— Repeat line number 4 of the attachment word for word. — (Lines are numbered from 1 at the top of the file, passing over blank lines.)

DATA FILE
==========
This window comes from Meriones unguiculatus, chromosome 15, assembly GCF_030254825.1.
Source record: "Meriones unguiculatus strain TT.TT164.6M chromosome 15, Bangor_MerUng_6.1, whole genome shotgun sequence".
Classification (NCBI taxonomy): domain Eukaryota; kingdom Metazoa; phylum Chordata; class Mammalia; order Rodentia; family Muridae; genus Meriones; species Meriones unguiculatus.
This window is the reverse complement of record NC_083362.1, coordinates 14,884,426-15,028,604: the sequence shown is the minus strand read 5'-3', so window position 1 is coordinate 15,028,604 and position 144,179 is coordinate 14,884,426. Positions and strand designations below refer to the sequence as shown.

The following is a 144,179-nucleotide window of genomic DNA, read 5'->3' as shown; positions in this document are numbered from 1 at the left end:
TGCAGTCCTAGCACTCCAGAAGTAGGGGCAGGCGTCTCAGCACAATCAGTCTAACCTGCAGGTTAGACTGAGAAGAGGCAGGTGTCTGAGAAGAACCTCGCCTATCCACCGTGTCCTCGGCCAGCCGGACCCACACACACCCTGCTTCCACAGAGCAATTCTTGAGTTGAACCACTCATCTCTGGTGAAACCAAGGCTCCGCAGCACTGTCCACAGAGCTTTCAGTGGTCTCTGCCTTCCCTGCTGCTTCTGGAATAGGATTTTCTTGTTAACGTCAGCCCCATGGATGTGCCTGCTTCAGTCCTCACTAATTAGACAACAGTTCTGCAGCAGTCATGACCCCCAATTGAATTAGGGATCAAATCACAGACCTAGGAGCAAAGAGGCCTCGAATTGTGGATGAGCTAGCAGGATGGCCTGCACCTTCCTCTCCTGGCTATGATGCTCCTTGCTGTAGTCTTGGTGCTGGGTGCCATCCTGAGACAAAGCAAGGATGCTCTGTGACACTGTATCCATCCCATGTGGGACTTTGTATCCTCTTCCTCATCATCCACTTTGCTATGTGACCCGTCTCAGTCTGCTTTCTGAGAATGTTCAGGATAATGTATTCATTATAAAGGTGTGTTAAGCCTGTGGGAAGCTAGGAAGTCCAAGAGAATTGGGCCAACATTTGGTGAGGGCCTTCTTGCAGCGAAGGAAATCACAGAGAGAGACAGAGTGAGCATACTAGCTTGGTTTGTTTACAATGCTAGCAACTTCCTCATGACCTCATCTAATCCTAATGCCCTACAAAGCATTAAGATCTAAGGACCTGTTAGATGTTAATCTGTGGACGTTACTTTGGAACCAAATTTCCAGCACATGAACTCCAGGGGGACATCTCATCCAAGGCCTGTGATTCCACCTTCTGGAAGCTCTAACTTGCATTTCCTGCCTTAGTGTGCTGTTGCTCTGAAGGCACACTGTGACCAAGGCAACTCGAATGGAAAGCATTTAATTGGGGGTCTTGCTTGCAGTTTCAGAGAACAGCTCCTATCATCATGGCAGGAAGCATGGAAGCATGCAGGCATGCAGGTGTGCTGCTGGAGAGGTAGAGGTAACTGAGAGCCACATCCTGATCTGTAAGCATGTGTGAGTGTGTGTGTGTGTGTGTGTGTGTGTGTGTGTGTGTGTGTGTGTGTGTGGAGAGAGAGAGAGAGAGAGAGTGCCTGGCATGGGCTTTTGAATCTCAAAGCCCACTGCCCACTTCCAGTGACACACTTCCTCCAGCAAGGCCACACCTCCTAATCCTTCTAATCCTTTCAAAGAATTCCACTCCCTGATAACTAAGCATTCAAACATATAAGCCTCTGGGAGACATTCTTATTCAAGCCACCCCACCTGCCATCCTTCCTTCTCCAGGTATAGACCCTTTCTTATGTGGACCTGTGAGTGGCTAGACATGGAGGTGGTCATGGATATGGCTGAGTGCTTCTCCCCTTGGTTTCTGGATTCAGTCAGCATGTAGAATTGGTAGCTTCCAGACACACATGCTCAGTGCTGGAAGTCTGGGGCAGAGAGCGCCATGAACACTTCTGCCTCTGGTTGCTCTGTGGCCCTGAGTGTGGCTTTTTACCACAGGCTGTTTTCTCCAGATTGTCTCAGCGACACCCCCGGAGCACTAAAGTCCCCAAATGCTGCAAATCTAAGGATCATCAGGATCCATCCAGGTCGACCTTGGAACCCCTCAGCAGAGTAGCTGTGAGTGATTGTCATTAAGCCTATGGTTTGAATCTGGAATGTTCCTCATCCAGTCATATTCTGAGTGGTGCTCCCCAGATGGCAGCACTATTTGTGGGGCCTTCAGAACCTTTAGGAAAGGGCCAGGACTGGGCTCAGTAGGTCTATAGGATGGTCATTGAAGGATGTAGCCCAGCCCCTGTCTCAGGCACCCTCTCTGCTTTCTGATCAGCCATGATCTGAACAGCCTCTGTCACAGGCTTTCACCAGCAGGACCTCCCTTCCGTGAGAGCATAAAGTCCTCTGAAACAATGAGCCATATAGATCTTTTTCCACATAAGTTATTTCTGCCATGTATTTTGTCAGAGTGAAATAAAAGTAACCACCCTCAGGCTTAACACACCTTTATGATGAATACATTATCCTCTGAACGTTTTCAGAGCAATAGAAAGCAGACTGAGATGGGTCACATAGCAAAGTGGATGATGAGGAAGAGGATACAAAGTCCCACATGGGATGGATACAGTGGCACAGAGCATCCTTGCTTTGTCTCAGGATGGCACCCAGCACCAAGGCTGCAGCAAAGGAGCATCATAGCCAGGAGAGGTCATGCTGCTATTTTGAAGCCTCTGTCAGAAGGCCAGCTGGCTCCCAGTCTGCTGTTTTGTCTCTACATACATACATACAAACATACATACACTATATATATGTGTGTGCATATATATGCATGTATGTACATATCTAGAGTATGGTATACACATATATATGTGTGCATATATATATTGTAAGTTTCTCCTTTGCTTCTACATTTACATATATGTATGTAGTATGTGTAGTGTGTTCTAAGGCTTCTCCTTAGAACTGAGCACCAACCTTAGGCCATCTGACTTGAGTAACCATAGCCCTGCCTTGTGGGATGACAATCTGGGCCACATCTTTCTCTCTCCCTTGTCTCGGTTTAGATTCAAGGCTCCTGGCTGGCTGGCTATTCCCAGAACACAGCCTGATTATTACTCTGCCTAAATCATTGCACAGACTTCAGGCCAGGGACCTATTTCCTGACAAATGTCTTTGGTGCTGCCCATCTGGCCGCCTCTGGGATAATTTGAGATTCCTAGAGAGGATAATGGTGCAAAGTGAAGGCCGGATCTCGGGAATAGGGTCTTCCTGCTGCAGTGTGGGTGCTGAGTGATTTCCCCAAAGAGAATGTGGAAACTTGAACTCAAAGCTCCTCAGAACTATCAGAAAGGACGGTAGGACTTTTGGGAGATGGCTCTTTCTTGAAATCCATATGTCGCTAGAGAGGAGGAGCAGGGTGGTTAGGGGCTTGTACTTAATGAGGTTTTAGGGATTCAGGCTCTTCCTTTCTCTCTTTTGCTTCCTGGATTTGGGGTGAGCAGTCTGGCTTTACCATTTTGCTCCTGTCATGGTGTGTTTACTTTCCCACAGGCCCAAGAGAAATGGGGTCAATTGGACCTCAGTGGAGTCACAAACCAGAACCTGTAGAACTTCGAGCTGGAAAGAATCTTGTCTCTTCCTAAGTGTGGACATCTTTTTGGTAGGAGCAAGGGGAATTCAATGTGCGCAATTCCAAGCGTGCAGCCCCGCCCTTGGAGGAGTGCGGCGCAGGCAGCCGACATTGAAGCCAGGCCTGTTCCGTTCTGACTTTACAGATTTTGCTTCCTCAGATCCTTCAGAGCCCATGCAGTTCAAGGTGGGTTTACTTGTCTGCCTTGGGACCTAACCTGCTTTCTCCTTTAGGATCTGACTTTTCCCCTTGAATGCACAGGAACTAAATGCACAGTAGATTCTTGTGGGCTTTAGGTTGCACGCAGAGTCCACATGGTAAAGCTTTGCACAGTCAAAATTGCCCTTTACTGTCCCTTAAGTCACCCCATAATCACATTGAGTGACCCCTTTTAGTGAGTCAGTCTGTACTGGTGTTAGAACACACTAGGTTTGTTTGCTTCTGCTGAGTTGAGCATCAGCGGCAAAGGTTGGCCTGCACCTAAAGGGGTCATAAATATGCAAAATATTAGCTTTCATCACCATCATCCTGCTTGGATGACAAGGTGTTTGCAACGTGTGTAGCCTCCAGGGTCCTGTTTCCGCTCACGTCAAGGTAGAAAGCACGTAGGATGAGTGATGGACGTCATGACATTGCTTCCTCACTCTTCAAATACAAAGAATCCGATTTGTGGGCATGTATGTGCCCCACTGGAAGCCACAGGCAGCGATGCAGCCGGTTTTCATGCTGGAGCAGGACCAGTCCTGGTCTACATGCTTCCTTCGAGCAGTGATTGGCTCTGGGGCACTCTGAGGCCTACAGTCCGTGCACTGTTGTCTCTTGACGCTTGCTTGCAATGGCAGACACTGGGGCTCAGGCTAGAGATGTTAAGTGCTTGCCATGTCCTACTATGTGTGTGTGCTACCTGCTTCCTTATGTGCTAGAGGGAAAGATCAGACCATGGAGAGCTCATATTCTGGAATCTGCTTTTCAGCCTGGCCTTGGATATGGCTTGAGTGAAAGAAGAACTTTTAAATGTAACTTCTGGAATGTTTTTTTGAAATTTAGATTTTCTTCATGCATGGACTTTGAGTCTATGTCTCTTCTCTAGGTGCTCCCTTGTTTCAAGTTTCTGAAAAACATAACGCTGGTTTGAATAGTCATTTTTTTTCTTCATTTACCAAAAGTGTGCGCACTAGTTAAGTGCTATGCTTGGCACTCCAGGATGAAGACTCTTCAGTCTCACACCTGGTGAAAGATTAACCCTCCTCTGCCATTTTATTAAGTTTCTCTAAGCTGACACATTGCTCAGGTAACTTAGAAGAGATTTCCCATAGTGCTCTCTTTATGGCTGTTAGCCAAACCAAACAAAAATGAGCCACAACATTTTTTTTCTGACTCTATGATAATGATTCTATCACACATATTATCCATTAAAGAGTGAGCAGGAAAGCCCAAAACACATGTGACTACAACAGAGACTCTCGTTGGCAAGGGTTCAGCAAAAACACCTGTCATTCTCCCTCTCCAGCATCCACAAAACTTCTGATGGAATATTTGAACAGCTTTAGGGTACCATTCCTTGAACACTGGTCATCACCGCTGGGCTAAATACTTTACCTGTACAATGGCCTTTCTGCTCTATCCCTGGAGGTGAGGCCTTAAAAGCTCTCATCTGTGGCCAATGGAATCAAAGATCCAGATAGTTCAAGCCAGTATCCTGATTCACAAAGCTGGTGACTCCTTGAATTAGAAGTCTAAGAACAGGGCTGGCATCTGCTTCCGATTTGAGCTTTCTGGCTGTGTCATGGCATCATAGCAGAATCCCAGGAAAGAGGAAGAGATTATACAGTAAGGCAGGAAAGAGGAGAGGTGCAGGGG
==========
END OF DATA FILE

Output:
This window is the reverse complement of record NC_083362.1, coordinates 14,884,426-15,028,604: the sequence shown is the minus strand read 5'-3', so window position 1 is coordinate 15,028,604 and position 144,179 is coordinate 14,884,426. Positions and strand designations below refer to the sequence as shown.